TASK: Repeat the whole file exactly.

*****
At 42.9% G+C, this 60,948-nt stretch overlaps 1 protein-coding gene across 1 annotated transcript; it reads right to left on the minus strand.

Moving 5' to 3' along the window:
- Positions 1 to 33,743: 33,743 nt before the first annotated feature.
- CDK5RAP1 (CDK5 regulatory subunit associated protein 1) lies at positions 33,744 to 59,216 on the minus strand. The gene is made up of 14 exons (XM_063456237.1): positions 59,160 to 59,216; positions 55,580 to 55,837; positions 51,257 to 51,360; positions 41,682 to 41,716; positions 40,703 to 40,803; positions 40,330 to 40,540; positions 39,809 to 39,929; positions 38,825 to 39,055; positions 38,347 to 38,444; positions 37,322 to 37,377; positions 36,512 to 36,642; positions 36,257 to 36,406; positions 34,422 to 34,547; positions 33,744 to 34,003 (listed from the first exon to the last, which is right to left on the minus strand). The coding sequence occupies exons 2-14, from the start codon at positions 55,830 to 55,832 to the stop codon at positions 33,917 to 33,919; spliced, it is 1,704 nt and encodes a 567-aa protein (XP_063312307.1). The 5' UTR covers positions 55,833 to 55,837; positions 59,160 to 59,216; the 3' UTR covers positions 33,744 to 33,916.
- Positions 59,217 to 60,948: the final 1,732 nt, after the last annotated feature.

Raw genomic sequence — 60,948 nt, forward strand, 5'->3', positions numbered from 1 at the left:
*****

At 42.9% G+C, this 60,948-nt stretch overlaps 1 protein-coding gene across 1 annotated transcript; it reads right to left on the minus strand.

Moving 5' to 3' along the window:
- Positions 1 to 33,743: 33,743 nt before the first annotated feature.
- CDK5RAP1 (CDK5 regulatory subunit associated protein 1) lies at positions 33,744 to 59,216 on the minus strand. The gene is made up of 14 exons (XM_063456237.1): positions 59,160 to 59,216; positions 55,580 to 55,837; positions 51,257 to 51,360; positions 41,682 to 41,716; positions 40,703 to 40,803; positions 40,330 to 40,540; positions 39,809 to 39,929; positions 38,825 to 39,055; positions 38,347 to 38,444; positions 37,322 to 37,377; positions 36,512 to 36,642; positions 36,257 to 36,406; positions 34,422 to 34,547; positions 33,744 to 34,003 (listed from the first exon to the last, which is right to left on the minus strand). The coding sequence occupies exons 2-14, from the start codon at positions 55,830 to 55,832 to the stop codon at positions 33,917 to 33,919; spliced, it is 1,704 nt and encodes a 567-aa protein (XP_063312307.1). The 5' UTR covers positions 55,833 to 55,837; positions 59,160 to 59,216; the 3' UTR covers positions 33,744 to 33,916.
- Positions 59,217 to 60,948: the final 1,732 nt, after the last annotated feature.

Raw genomic sequence — 60,948 nt, forward strand, 5'->3', positions numbered from 1 at the left: